Advertisement

Reconstruction of Zygomatic and Periorbital Deformity with Alloplastic Material

  • Niall M. H. McLeod
  • Michael Perry
  • Simon Holmes
Chapter
  • 65 Downloads

Abstract

Within the cosmetic industry, the cheek is one of the most common sites augmented using implants, and these techniques can often be used in the context of posttraumatic deformity. Alloplastic materials are commonly used. Careful assessment is required. Deformities may vary widely. The soft tissues also require careful evaluation. The aim of posttraumatic correction is restoration of preinjury appearances in an age-appropriate face. Some common material and techniques will be discussed.

Keywords

Onlay PEEK Medpor Synpor Augmentation Malar Zygoma 

Suggested Reading

  1. Constantinides MS, Doud-Galli SK, Miller PJ, et al. Malar, submalar, midfacial implants. Facial Plast Surg. 2000;16:35–44.CrossRefGoogle Scholar
  2. Levine B, Berman WE. The current status of expanded polytetrafluoroethylene (Gore-Tex) in facial plastic surgery. Ear Nose Throat J. 1995;74(10):681–2,684.CrossRefGoogle Scholar
  3. Louis PJ, Cuzalina LA. Alloplastic augmentation of the face. Atlas Oral Maxillofac Surg Clin North Am. 2000;8(2):127–91.CrossRefGoogle Scholar
  4. Morrison AD, Sanderson RC, Moos KF. The use of Silastic as an orbital implant for reconstruction of orbital wall defects: review of 311 cases treated over 20 years. J Oral Maxillofac Surg. 1995;53(4):412–7.CrossRefGoogle Scholar
  5. Obagi S. Autologous fat augmentation for addressing facial volume loss. Oral Maxillofac Surg Clin North Am. 2005;17:99.CrossRefGoogle Scholar
  6. Sclafani AP, Romo T. Biology and chemistry of facial implants. Facial Plast Surg. 2000;16(1):3–6.CrossRefGoogle Scholar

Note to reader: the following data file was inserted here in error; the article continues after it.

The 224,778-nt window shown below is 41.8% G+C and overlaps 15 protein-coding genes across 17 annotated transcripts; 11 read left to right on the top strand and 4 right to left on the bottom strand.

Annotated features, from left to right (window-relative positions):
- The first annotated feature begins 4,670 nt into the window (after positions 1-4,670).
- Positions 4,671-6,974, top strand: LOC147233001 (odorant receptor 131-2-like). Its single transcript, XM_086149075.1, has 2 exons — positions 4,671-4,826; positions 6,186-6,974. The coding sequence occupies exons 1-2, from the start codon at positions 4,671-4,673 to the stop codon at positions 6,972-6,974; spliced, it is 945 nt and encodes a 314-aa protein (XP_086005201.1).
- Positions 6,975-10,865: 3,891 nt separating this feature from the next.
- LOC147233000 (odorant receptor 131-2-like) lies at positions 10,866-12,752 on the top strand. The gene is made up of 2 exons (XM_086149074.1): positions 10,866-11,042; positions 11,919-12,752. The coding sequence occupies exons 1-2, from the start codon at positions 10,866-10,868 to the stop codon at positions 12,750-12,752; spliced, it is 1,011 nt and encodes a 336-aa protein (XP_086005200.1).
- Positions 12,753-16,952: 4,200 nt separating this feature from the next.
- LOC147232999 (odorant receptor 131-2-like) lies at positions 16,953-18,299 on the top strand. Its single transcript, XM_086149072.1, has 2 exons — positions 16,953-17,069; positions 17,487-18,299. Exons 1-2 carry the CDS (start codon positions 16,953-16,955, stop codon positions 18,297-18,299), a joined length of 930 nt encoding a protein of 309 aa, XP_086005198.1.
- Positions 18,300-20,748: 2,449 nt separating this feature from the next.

7. Sclafani AP, Thomas JR, Cox AJ, et al. Clinical and histologic response of subcutaneous expanded polytetraflouroethylene and porous high-density polyethylene implants to acute and early infection. Arch Otolaryngol Head Neck Surg. 1997;123:328–36.CrossRefGoogle Scholar
  8. Terino EO. Alloplastic facial contouring by zonal principles of skeletal anatomy. Clin Plast Surg. 1992;19:487.PubMedGoogle Scholar
  9. Terino EO. Facial contouring with alloplastic implants: aesthetic surgery that creates three dimensions. Facial Plast Surg. 1999;7:55–83.Google Scholar
  10. Wellisz T, Kanel G, Anooshian RV. Characteristics of the tissue response to MEDPOR porous polyethylene implants in the human facial skeleton. J Long-Term Eff Med Implants. 1993;3(3):223–35.Google Scholar
  11. Yarmechuck MJ. Infraorbital rim augmentation. Plast Reconstr Surg. 2001;107(6):1585–92.CrossRefGoogle Scholar
  12. Zide BM, Pfeifer TM, Longaker MT. Chin surgery: I. Augmentation—the allures and the alerts. Plast Reconstr Surg. 1999;104:1843.CrossRefGoogle Scholar

Copyright information

© Springer-Verlag London Ltd., part of Springer Nature 2020

Authors and Affiliations

  • Niall M. H. McLeod
    • 1
  • Michael Perry
    • 2
  • Simon Holmes
    • 3
  1. 1.Department of Oral and Maxillofacial SurgeryOxford University Hospitals NHS Foundation TrustOxfordUK
  2. 2.Department of Oral and Maxillofacial SurgeryRegional Unit Northwick Park and St Mary’s HospitalLondonUK
  3. 3.Department of Oral and Maxillofacial SurgeryRoyal London HospitalLondonUK

Personalised recommendations